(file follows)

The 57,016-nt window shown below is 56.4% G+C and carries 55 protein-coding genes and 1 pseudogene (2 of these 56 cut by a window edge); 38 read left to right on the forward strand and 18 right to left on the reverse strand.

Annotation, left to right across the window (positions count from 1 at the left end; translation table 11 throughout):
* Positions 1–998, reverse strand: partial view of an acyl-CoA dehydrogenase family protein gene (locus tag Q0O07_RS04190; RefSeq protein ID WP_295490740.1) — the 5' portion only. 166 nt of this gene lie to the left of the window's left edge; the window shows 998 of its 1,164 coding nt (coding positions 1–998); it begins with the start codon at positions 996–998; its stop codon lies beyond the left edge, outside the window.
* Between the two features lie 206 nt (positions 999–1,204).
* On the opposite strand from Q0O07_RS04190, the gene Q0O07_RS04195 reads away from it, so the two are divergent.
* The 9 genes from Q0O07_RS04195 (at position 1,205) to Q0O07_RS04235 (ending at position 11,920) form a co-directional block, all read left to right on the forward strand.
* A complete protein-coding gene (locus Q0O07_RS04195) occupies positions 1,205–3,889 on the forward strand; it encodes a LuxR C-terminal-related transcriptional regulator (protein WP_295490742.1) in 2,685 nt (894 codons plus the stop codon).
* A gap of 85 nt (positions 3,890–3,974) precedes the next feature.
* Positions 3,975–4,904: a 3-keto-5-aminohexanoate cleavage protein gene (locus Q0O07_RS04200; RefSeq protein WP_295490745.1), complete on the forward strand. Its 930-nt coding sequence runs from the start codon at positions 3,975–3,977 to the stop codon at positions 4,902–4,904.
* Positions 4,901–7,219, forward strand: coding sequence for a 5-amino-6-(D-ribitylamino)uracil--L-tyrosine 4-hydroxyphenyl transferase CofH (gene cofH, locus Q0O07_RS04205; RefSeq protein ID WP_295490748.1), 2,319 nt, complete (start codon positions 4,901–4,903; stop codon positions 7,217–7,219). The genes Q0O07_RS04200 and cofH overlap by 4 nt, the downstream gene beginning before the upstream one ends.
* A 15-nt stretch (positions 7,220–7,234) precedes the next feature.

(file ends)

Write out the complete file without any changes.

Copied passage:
The 57,016-nt window shown below is 56.4% G+C and carries 55 protein-coding genes and 1 pseudogene (2 of these 56 cut by a window edge); 38 read left to right on the forward strand and 18 right to left on the reverse strand.

Annotation, left to right across the window (positions count from 1 at the left end; translation table 11 throughout):
* Positions 1–998, reverse strand: partial view of an acyl-CoA dehydrogenase family protein gene (locus tag Q0O07_RS04190; RefSeq protein ID WP_295490740.1) — the 5' portion only. 166 nt of this gene lie to the left of the window's left edge; the window shows 998 of its 1,164 coding nt (coding positions 1–998); it begins with the start codon at positions 996–998; its stop codon lies beyond the left edge, outside the window.
* Between the two features lie 206 nt (positions 999–1,204).
* On the opposite strand from Q0O07_RS04190, the gene Q0O07_RS04195 reads away from it, so the two are divergent.
* The 9 genes from Q0O07_RS04195 (at position 1,205) to Q0O07_RS04235 (ending at position 11,920) form a co-directional block, all read left to right on the forward strand.
* A complete protein-coding gene (locus Q0O07_RS04195) occupies positions 1,205–3,889 on the forward strand; it encodes a LuxR C-terminal-related transcriptional regulator (protein WP_295490742.1) in 2,685 nt (894 codons plus the stop codon).
* A gap of 85 nt (positions 3,890–3,974) precedes the next feature.
* Positions 3,975–4,904: a 3-keto-5-aminohexanoate cleavage protein gene (locus Q0O07_RS04200; RefSeq protein WP_295490745.1), complete on the forward strand. Its 930-nt coding sequence runs from the start codon at positions 3,975–3,977 to the stop codon at positions 4,902–4,904.
* Positions 4,901–7,219, forward strand: coding sequence for a 5-amino-6-(D-ribitylamino)uracil--L-tyrosine 4-hydroxyphenyl transferase CofH (gene cofH, locus Q0O07_RS04205; RefSeq protein ID WP_295490748.1), 2,319 nt, complete (start codon positions 4,901–4,903; stop codon positions 7,217–7,219). The genes Q0O07_RS04200 and cofH overlap by 4 nt, the downstream gene beginning before the upstream one ends.
* A 15-nt stretch (positions 7,220–7,234) precedes the next feature.